Lawmakers tried to regain Capitol dome access. Inslee said ‘no’
A budget provision would’ve allowed them to ascend the circular stairway to take in the nice views but the governor vetoed it. “We are the tenants and we can’t even go through our own building,” said a legislator who backed the failed proposal.
The rotunda, pictured above, is off-limits to lawmakers. So too is access to the peak of the dome. Gov. Jay Inslee vetoed budget language that would have restored access to those areas for lawmakers. (Jerry Cornfield/Washington State Standard)
Mark Schoesler has been to the top of the state Capitol dome. Most of the longtime senator’s legislative colleagues have not.
And they won’t likely get there any time soon.
“It’s petty,” said Schoesler, who learned of the action from a reporter. “We are the tenants and we can’t even go through our own building.”
Schoesler, of Ritzville, penned language allowing the director of the Department of Enterprise Services to shepherd any lawmaker and their guest up the steep spiral staircase to the peak of the nearly 100-year-old building.
He envisioned a more limited approach than when he arrived in the Legislature in 1992. Then there were public tours to the loop walkway at the base of the dome and to the cupola.
Restrictions on entering the dome went into effect in 1996 and were tightened further in 2007, with legislators boxed out.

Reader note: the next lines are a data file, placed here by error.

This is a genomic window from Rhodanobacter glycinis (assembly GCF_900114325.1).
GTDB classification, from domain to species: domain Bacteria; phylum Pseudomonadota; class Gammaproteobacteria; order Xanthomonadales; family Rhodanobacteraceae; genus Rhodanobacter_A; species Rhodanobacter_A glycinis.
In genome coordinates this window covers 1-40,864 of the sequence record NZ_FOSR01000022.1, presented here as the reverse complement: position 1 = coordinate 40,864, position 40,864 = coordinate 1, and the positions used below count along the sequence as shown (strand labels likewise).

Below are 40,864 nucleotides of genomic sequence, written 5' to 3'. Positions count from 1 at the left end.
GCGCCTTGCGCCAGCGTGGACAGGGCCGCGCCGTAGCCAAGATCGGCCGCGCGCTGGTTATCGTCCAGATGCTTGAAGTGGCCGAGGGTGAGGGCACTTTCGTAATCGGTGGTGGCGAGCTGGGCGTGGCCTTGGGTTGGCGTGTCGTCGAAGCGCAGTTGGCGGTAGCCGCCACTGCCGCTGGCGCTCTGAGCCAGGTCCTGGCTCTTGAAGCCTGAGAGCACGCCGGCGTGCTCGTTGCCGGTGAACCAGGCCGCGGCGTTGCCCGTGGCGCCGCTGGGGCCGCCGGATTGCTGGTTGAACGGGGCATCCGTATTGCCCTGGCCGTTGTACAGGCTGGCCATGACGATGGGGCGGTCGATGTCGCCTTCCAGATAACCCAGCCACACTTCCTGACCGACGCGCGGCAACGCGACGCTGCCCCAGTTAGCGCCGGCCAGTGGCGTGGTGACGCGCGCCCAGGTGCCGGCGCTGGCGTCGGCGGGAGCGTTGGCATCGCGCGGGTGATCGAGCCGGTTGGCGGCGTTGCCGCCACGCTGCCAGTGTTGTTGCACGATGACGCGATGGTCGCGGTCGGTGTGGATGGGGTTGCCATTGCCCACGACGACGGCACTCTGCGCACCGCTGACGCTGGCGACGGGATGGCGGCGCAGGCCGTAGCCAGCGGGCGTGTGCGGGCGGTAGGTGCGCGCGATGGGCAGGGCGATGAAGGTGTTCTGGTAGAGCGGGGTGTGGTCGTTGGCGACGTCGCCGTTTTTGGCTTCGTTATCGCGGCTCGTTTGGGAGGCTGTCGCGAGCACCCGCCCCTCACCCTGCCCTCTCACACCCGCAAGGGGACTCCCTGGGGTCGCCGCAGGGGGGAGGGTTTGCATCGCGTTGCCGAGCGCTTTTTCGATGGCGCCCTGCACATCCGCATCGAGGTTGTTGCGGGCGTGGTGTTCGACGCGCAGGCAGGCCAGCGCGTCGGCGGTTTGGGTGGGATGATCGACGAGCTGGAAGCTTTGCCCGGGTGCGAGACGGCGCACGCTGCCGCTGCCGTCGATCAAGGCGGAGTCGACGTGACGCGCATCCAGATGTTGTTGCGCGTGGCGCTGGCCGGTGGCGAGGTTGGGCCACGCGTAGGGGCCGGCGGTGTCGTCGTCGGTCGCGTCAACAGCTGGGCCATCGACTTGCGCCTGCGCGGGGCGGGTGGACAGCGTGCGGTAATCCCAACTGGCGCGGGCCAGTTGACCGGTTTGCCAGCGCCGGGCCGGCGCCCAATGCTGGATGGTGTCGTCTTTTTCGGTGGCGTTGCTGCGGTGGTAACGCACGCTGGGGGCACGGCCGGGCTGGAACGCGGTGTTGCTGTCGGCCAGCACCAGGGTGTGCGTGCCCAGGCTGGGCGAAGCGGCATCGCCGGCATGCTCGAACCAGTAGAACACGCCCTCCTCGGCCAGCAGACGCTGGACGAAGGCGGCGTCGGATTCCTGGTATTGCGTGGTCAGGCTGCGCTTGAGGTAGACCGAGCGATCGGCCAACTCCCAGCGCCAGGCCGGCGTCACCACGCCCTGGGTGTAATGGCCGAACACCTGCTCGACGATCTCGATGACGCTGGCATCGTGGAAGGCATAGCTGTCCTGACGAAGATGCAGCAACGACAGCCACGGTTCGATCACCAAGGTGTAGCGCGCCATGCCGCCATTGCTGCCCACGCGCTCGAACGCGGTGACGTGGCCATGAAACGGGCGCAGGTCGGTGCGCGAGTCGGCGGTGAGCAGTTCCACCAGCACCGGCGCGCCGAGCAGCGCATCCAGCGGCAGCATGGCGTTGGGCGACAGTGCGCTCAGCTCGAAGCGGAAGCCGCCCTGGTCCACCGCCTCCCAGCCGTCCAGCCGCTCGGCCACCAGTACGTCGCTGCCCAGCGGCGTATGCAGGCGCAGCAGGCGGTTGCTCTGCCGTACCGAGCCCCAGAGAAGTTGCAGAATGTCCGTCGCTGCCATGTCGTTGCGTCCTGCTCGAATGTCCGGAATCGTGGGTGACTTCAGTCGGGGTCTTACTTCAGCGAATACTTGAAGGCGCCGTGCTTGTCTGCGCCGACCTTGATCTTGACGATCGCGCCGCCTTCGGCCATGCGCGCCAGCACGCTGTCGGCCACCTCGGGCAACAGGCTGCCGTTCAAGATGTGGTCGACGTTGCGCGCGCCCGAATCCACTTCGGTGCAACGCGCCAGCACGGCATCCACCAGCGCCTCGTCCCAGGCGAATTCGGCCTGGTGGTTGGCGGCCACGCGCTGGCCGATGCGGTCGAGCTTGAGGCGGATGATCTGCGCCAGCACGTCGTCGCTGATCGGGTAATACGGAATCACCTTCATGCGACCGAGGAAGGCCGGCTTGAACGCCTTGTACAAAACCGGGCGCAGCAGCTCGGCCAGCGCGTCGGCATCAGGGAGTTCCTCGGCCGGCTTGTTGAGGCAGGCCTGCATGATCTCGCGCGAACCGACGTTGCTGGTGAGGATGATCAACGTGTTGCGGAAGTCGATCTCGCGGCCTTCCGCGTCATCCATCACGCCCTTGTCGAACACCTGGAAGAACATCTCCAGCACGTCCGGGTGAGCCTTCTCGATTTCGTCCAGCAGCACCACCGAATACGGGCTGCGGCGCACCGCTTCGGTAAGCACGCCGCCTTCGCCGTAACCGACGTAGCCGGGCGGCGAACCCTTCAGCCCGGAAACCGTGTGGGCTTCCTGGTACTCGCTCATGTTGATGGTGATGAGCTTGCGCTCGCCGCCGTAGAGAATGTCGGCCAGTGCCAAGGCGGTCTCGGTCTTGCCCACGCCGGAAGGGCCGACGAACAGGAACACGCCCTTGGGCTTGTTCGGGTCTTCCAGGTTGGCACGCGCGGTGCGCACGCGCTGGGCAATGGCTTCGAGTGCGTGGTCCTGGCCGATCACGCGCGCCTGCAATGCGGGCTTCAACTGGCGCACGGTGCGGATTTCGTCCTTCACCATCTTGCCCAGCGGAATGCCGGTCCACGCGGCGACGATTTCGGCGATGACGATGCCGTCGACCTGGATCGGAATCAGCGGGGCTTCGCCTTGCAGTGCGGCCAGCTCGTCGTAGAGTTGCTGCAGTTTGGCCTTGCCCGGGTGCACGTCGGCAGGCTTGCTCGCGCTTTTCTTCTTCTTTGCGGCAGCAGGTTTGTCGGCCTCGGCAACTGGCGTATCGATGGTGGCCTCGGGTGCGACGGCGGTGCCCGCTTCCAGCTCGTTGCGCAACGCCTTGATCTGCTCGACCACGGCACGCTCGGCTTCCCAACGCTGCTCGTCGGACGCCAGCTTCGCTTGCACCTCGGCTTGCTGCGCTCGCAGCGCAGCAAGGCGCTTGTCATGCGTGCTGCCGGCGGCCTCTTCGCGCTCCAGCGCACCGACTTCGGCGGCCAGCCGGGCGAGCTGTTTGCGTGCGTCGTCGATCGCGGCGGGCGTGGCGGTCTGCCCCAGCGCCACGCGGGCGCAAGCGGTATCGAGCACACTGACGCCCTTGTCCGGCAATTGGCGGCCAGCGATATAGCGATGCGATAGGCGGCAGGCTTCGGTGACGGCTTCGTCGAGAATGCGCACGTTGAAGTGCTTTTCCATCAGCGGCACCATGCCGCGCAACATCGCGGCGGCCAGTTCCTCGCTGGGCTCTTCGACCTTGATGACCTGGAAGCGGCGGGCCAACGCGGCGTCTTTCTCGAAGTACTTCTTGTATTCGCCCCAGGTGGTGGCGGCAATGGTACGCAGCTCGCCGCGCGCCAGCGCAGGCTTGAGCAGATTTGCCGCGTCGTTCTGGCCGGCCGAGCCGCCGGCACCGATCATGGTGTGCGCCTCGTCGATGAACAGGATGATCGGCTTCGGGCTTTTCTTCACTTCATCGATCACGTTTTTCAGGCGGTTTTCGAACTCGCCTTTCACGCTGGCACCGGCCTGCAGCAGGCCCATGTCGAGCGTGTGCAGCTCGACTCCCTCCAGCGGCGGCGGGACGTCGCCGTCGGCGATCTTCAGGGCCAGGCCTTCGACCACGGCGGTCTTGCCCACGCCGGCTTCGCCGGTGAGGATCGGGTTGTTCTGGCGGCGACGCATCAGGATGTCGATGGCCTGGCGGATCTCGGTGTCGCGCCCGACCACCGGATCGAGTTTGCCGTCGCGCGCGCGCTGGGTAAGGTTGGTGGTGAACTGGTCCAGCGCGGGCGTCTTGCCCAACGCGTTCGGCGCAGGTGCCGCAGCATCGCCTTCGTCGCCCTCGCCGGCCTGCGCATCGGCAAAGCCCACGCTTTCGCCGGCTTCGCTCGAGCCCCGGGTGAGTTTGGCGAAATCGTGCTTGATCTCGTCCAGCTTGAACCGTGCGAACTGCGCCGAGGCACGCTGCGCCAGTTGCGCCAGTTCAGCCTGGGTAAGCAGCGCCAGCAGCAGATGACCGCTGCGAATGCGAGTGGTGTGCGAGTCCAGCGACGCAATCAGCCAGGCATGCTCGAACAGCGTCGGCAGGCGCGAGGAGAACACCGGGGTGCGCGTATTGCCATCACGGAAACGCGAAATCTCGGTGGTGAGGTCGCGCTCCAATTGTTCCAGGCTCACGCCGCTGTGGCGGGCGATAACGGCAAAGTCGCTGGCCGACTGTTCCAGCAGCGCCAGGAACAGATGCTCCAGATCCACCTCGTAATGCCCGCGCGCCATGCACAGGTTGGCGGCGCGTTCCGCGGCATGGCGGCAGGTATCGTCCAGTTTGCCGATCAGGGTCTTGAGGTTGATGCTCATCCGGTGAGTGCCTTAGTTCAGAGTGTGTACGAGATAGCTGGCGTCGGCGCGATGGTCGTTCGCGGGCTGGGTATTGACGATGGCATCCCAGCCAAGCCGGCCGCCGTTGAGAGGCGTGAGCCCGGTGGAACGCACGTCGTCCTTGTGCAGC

Inslee cited safety as the prime reason for saying no to restoring lawmakers’ access.
“The Olympia Fire Department has assessed this space in the past, and, among other issues, reported that it could not use a firefighter’s rescue technique in this space or use a gurney to assist an injured person,” Inslee wrote in his veto message.
“The Department of Labor and Industries classifies the area as a ‘confined space,’ which means that it has a restricted entry and exit and is not primarily designed for human occupancy,” he continued. “Access should be authorized only for individuals who need to do work on the dome.”
Inslee rebuffed them with an almost identically-worded veto in 2018 when lawmakers made a similar attempt.
“While the view is beautiful from the dome, there are too many risks involved with granting access to the public,” Inslee wrote then.
Getting up into the dome involves climbing three different types of metal stairs, with 266 steps in total, according to the Department of Enterprise Services’ policy restricting access. The majority of the path is up a steep, narrow, spiral staircase.
No one requested this week’s veto. A spokesman for the governor said their office did confirm with the Department of Enterprise Services that safety concerns involved remain the same.
Sen. Mark Mullet, D-Issaquah, the lead writer of the capital budget, said Wednesday he didn’t push back when told because he doesn’t think the access door is completely closed.
“If members have a legitimate reason to go up there, I still think we can work with DES to try to figure it out,” he said.
That doesn’t lessen Schoesler’s pique.
“I understand there are narrow places,” he said, recalling being advised one should be in good health and wear comfortable shoes before scaling the steep grade of the staircase. “Who runs the Capitol – the Legislature or the city of Olympia?”
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